by Vihari-Lala Mitra | 1891 | 1,121,132 words | ISBN-10: 8171101519
The English translation of the Yoga-vasistha: a Hindu philosophical and spiritual text written by sage Valmiki from an Advaita-vedanta perspective. The book contains epic narratives similar to puranas and chronologically precedes the Ramayana. The Yoga-vasistha is believed by some Hindus to answer all the questions that arise in the human mind, an...
Argument: Refutation of the doctrine of the separate Existence of the world, and establishment of the tenet of the "One God as All in All."
1. [Sanskrit available]
Now Rama! that best knowest the knowable, I will tell thee in disparagement of thy belief in the separate existence of the world; that there is one pure and vacuous principle of the Intellect only, above all the false fabrications of men.
2. [Sanskrit available]
If it is granted, that there was the germ of the world in the beginning; still it is a question, what were the accompanying causes of its development.
3. [Sanskrit available]
Without co-operation of the necessary causes, there can be no vegetation of the seed, as no barren woman is ever known or seen to bring forth an offspring, notwithstanding the seed is contained in the womb.
4. [Sanskrit available]
If it was possible for the seed to grow without the aid of its accompanying causes, then it is useless to believe in the primary cause, when it is possessed of such power in its own nature.
5. [Sanskrit available]
It is Brahma himself who abides in his self, in the form of creation at the beginning of the world. This creation is as formless as the creator himself, and there is no relation of cause and effect between them.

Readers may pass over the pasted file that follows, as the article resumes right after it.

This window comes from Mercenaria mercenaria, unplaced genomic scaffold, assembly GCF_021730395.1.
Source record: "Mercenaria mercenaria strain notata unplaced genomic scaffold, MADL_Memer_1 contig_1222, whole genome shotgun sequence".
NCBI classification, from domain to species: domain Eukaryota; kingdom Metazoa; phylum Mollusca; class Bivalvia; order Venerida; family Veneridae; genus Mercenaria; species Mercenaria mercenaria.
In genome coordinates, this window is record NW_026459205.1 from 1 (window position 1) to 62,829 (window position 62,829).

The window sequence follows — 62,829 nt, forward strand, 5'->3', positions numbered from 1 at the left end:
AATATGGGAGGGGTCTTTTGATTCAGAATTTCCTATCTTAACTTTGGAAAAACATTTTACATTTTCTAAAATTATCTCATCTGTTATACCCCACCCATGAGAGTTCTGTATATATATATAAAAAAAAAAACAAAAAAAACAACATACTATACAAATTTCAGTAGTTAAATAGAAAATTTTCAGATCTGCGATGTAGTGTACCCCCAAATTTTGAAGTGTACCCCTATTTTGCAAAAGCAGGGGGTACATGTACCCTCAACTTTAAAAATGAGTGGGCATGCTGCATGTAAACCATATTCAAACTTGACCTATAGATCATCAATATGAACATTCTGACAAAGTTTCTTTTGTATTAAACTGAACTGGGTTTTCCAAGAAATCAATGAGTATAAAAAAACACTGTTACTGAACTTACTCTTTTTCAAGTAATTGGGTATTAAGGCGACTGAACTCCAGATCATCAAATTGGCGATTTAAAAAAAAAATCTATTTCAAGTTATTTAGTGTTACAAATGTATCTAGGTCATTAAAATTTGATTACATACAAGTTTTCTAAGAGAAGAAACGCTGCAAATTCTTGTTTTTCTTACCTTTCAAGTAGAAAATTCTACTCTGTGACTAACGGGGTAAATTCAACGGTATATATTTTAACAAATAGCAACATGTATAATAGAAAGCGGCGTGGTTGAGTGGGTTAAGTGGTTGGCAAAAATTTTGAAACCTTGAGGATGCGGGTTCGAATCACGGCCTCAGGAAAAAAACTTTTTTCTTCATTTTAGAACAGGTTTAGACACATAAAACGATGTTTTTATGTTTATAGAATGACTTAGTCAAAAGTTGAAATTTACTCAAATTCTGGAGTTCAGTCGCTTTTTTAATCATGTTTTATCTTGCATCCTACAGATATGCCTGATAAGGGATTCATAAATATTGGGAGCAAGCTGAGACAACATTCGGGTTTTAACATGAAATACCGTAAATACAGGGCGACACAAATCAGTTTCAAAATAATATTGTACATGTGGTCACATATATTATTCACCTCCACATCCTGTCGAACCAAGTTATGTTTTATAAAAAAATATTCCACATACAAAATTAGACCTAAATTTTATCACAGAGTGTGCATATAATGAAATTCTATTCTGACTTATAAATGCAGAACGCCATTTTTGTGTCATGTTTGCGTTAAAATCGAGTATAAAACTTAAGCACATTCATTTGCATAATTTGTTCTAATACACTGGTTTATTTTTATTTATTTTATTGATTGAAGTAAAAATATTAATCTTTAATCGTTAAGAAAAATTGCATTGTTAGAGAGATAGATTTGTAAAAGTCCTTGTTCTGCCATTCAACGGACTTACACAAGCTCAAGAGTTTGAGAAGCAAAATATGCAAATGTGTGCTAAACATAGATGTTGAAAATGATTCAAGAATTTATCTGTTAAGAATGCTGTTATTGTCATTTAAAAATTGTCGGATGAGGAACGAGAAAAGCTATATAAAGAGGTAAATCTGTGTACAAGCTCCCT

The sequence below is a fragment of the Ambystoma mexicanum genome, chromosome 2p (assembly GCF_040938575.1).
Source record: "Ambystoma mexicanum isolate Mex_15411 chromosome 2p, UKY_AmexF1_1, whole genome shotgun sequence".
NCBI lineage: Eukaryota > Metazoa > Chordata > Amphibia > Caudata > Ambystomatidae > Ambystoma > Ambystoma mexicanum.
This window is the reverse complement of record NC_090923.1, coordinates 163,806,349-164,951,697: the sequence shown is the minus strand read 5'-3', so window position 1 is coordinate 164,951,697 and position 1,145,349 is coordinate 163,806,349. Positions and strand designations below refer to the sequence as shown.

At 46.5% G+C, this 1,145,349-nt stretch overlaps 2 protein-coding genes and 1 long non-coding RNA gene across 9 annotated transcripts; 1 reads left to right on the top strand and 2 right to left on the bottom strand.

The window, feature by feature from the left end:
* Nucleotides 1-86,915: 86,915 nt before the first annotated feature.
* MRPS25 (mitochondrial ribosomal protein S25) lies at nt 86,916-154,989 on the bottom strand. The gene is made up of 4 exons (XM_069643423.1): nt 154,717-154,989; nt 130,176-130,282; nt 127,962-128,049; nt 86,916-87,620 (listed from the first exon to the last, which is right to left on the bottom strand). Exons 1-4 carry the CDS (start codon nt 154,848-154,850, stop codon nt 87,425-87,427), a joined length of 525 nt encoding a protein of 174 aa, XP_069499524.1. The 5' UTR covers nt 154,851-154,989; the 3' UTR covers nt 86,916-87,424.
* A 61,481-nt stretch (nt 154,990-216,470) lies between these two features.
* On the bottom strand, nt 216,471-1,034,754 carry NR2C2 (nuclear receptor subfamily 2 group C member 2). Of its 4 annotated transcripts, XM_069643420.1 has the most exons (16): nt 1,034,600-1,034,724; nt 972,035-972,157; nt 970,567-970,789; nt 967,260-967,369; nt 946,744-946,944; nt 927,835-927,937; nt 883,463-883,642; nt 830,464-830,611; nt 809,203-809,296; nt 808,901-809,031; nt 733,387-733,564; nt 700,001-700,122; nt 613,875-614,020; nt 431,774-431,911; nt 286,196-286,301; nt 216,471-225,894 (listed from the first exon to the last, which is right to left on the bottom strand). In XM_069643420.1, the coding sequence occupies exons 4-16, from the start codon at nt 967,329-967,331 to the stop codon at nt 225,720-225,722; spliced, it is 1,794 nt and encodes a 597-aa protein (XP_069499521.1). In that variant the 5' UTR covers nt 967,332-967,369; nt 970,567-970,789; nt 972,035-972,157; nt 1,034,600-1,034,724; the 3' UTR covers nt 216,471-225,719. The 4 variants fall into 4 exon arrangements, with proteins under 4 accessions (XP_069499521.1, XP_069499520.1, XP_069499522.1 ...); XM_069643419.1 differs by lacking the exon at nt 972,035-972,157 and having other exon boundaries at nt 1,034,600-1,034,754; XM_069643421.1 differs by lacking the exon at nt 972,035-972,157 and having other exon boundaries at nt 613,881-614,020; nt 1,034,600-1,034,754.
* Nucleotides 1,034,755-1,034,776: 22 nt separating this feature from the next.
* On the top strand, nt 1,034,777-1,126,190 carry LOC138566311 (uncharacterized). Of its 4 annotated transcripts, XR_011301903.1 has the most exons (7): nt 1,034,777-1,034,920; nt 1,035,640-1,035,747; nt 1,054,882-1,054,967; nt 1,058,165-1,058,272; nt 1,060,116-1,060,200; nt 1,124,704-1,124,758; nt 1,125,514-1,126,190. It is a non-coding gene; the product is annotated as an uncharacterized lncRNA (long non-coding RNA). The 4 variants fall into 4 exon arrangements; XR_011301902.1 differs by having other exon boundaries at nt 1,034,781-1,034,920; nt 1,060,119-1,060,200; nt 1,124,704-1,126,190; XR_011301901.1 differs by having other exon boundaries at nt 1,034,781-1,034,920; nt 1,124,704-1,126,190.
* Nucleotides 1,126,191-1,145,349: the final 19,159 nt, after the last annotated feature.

6. [Sanskrit available]
To say the earth and other elements, to be the accompanying causes of production, is also wrong; since it is impossible for these elements to exist prior to their creation.
7. [Sanskrit available]
To say the world remained quiescent in its own nature, together with the accompanying causes, is the talk proceeding from the minds (mouths) of boys and not of the wise.
8. [Sanskrit available]
Therefore Rama! there neither is or was or ever will be a separate world in existence. It is the one intelligence of the Divinity, that displays the creation in itself.
9. [Sanskrit available]
So Rama! there being an absolute privation of this visible world, it is certain that Brahma himself is All, throughout the endless space.
10. [Sanskrit available]
The knowledge of the visible world, is destroyed by the destruction of all its causalities; but the causes continuing in the mind, will cause the visibles to appear to the view even after their outward extinction (like objects in the dream).
11. [Sanskrit available]
The absolute privation of the phenomenal, is only effected by the privation of its causes (i.e. the suppression of our acts and desires); but if they are not suppressed in the mind, how can you effect to suppress the sight?
12. [Sanskrit available]
There is no other means of destroying our erroneous conception of the world, except by a total extirpation of the visibles from our view.